2 Police Injured by Bomb Blast in Hpakant
By Zarni Mann 19 June 2015
MANDALAY — Two police officers were injured by a bomb blast in Hpakant on Wednesday night, following renewed conflict in the jade-rich area of northern Burma’s Kachin State.
Police said three blasts were reported; one in downtown Hpakant and two in the outlying villages.
“There was a blast near the Jade Bridge [in downtown Hpakant] and one at Nant Maw, which left two police officers with minor injuries,” said Aung Myint, a spokesman for the Hpakant Police.
The third explosion took place near a military security office in Sint Mu, another village on the outskirts of town, he said, adding that it was “too early to say who is responsible.”
The two injured officers have been taken to Hpakant General Hospital for treatment and calm has been restored to the town amid heightened security, the spokesman said.
Locals are concerned, however, that conflict between the Kachin Independence Army (KIA) and the Burma Army will intensify, causing villagers to flee, local businesses to fold and political rights to be withheld.
Residents worry that elections expected to take place in early November could be cancelled in the area if fighting continues. Hpakant’s electorate was not allowed to vote during the 2012 by-elections because conflict made the area inaccessible to poll workers.
“During the by-election, we couldn’t participate for security reasons, so we worry that we will be excluded again,” said La Moung, a local villager.
Others, such as jade mine operator Rwae Jar, expressed concern that the conflict could damage the local economy.
“We just worry about our own security, and we also worry that the situation will pressure the mining business to shut down,” she said, fearing a repeat of a previous hiatus from which local businesses have just begun to recoup.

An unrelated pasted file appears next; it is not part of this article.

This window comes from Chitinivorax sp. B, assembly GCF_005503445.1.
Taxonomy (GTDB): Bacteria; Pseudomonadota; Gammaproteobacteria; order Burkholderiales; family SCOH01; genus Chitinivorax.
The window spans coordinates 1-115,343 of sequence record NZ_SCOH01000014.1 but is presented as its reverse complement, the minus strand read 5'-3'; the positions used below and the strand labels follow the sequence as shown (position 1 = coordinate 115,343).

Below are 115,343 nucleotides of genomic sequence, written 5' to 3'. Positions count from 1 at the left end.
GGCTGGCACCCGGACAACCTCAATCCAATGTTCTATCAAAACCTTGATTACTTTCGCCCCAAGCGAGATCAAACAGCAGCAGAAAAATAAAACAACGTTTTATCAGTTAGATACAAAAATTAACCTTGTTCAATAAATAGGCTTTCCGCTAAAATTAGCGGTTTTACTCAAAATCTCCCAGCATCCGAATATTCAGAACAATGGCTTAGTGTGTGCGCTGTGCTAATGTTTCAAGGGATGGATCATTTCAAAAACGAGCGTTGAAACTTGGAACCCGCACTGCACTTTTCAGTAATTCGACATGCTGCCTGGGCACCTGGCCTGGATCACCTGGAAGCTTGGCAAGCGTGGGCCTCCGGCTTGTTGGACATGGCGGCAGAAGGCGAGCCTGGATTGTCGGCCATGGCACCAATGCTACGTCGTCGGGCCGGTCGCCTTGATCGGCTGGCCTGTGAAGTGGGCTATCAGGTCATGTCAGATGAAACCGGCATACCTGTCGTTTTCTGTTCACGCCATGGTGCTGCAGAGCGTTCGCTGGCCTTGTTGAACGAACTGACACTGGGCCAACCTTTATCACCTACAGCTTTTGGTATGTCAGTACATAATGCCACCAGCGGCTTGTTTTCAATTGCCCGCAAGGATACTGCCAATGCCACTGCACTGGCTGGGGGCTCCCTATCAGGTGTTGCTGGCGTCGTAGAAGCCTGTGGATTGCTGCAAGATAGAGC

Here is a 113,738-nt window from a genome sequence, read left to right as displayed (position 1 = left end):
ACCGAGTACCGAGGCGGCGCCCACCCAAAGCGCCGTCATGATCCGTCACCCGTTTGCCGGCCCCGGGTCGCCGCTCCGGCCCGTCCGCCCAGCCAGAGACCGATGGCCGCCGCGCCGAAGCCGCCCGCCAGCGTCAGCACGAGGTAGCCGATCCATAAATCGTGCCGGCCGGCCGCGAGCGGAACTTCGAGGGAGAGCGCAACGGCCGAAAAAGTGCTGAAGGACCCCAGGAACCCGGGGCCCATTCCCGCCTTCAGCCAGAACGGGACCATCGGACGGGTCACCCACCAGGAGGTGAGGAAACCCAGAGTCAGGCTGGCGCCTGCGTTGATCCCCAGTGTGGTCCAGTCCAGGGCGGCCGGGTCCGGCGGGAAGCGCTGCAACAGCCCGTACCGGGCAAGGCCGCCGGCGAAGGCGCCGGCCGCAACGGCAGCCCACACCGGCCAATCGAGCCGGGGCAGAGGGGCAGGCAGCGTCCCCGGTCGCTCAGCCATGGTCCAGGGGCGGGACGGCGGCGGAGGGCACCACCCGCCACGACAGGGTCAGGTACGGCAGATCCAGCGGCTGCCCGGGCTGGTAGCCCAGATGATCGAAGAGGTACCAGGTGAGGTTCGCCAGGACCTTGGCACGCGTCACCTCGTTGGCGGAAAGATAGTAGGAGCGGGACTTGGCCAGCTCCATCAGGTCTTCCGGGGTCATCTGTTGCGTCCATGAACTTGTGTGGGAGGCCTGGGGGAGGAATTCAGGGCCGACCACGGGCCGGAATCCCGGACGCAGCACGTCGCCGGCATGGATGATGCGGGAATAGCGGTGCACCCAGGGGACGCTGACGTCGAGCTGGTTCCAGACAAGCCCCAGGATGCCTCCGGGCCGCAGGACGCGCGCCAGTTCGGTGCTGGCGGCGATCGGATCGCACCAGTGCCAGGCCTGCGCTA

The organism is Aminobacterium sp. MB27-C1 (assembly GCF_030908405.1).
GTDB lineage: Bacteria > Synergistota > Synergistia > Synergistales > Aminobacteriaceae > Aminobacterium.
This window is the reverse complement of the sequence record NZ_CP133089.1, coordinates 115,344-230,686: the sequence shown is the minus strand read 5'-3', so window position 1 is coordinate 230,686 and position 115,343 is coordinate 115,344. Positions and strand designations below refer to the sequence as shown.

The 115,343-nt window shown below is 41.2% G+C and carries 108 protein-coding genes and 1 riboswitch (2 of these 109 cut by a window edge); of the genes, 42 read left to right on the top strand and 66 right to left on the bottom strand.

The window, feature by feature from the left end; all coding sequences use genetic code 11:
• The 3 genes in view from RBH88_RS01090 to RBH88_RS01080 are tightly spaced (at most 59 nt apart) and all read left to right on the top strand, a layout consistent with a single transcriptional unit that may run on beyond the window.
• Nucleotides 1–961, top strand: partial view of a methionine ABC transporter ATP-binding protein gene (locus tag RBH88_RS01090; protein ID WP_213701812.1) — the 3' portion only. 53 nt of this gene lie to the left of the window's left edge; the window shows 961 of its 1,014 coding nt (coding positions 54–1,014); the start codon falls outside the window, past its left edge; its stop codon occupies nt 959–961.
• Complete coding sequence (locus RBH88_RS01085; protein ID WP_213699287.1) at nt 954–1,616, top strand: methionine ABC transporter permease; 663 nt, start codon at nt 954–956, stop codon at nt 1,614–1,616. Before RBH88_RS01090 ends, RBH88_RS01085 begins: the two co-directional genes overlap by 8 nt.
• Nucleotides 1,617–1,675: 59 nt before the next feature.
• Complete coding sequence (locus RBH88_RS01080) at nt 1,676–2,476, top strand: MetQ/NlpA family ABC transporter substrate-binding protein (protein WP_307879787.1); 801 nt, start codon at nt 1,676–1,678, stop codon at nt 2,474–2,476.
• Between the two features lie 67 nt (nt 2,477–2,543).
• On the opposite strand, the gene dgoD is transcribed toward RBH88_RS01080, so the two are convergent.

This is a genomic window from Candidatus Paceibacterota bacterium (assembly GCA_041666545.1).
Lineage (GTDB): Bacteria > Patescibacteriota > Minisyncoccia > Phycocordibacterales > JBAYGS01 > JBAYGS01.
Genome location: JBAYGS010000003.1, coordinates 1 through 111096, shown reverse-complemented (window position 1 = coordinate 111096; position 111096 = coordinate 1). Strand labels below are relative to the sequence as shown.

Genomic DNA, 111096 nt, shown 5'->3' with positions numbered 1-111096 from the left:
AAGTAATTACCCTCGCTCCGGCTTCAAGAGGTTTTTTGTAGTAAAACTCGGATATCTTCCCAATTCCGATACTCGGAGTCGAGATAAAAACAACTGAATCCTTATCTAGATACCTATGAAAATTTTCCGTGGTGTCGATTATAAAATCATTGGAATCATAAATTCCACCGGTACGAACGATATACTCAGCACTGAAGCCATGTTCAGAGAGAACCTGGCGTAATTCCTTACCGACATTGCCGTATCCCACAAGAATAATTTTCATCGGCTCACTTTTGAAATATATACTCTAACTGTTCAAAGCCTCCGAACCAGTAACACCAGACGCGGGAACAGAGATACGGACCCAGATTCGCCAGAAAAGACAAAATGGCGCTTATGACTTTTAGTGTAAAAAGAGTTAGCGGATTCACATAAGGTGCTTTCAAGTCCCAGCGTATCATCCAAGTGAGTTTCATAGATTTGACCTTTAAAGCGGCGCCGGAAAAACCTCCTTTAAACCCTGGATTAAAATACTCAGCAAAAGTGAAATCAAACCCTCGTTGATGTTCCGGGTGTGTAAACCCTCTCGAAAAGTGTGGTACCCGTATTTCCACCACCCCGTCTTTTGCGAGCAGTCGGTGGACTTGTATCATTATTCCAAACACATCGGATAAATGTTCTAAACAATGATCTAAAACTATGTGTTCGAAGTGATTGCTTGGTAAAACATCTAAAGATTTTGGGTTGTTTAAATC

Mining was stalled for two years by a government order following a flare-up of conflict in the region, but resumed in September of last year despite security warnings from local officials and industry experts. Conflict erupted again within months of restarting operations, leading many local operators to voluntarily stop working their mines for months.
Clashes between government troops and the KIA have flared intermittently since a ceasefire broke down in mid-2011, with an estimated 100,000 people having been displaced by the violence.
About 100 villagers are believed to have fled after fighting broke out about 20 miles east of Hpakant on Monday. Local sources said they are believed to be hiding in the nearby jungles, and are likely difficult for relief workers to access.
The KIA is one of the only major ethnic armed groups in Burma that has not reached a bilateral ceasefire with the government as negotiators continue their push for a nationwide peace pact.
Kachin State is among the world’s last remaining sources of jade, and is also rich in other gems, minerals and valuable timber. Resource extraction has long been both a major cause and source of revenue for conflict in the remote ethnic state bordering China.